Those who weren’t squeamish knew what they were getting into. Expanding from a short to a feature meant more time to address the subject of abortion head-on, and making the effort to take steps like working with Planned Parenthood to ensure accuracy; the healthcare organization vetted the script for a scene that involves a consultation with a nurse, to be sure the dialogue was realistic. Robespierre was even allowed to film at a clinic, an experience that ended up being Robespierre’s favorite part of making the movie, the part where it felt like “everyone clicked together.”
“We always say that it’s not an agenda-driven movie,” says Robespierre, “but it is.”
The finished product premiered at Sundance this year with the help of a successful Kickstarter campaign and was quickly snapped up by hip distributor A24 (the company behind films like Spring Breakers, The Bling Ring and Under the Skin) for a reported “low seven figures.” A24, no stranger to controversial films, may have seen an opportunity where others may have seen potential for scandal. Holm says: “They felt that [abortion] was for sure going to be a part of the conversation, and that was in part why they were excited to pick up the movie.”
Robespierre and Slate both say that reaction at festivals has been overwhelmingly positive — as has critical reaction — but exposing the movie to the world beyond feminist bloggers and film-festival attendees has, naturally, come with some negative feedback. Its creators and stars are prepared for that, but remain undaunted.
It helps that Obvious Child isn’t really a movie about abortion. It’s really about a life that gets messy, and the struggle to find confidence. To that end, the movie may just sound more controversial than it actually is. The film works hard to strike a balance between gravity and humor; Holm recalls that she and her colleagues decided in the ending room to keep a particularly uncomfortable joke toward the end of the movie in the film. “It is putting that toe over the line, and that’s an okay thing to do especially in moments of tension — we all just find relief in humor and laughing about these things. The film hopefully has enough heart and sincerity and humility that it earns those moments. But it was never our intention to just make something provocative for the sake of being provocative,” she says. “A24 felt that the film was really funny and sweet and relatable. Abortion was just one unique element.”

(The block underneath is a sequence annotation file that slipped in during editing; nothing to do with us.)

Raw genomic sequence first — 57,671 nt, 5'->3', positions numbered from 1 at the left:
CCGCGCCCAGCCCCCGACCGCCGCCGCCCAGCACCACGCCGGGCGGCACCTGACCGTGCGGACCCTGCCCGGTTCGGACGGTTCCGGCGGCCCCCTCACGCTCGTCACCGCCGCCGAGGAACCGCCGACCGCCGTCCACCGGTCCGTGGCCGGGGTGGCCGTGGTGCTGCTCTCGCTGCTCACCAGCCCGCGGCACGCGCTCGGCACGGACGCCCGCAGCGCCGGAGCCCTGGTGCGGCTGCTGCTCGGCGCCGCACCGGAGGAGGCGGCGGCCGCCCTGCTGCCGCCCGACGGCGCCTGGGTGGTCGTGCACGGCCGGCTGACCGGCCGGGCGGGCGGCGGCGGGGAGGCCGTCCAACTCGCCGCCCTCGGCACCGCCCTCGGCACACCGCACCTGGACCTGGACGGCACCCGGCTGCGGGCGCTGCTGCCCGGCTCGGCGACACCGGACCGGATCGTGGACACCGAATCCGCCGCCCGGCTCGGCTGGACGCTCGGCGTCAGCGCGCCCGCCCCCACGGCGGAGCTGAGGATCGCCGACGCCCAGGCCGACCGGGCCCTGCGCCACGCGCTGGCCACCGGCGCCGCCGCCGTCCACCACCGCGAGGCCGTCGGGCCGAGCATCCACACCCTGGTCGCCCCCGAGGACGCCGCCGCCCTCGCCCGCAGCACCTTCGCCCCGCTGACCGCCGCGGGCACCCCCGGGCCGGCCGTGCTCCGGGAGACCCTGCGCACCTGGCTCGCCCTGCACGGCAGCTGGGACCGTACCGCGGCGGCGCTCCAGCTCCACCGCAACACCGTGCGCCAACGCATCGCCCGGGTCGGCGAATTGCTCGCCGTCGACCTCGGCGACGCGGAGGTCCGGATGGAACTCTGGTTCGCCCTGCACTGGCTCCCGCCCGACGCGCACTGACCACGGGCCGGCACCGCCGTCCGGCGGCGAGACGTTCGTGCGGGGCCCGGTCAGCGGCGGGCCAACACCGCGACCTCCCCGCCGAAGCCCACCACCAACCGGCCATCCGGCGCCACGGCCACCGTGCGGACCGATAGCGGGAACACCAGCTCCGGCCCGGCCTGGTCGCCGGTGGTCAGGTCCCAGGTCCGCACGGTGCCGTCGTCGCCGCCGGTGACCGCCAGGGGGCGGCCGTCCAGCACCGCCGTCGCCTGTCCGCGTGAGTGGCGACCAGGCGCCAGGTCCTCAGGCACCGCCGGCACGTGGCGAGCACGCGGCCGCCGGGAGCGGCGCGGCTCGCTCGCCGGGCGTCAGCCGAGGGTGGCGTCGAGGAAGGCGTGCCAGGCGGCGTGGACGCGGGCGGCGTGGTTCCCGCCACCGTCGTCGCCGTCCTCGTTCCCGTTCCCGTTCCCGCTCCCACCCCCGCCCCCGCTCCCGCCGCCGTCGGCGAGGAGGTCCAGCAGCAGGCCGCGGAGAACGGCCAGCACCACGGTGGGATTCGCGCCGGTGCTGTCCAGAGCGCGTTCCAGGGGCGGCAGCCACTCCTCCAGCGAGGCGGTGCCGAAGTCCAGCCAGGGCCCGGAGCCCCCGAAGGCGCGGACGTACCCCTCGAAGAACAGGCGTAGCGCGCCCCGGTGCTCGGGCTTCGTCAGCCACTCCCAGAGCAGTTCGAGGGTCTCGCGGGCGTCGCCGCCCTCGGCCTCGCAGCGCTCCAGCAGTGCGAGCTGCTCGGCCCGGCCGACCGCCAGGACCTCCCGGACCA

It was that realism and honesty — realistic characters, realistic friendships and, yes, a realistic look at the possible options a pregnant woman faces — that propelled the film from funding to filming to distribution. As Gaby Hoffmann, who plays the heroine’s best friend (and who recently made public her own real-life pregnancy), puts it, “Most of the women I know [have had an abortion] and it’s sort of despicable the way it’s been skirted around again and again and again and again, in culture, in media, where we have no problem showing gratuitous violence and sex — not that those two things are equal, because they’re not, but certainly plenty of sex scenes — and not the consequences of such. I didn’t give it a second thought at all. I think it’s so weird that it’s standing out as being a film that actually addresses abortion in a straightforward way. I can’t believe that that’s the case. It is, but it’s baffling to me.”
And standing out never hurts. So, back in Baltimore, Robespierre suggested a possible reason why it was easy to find financing: “It seemed,” she told the crowd, “like people were waiting for this story.”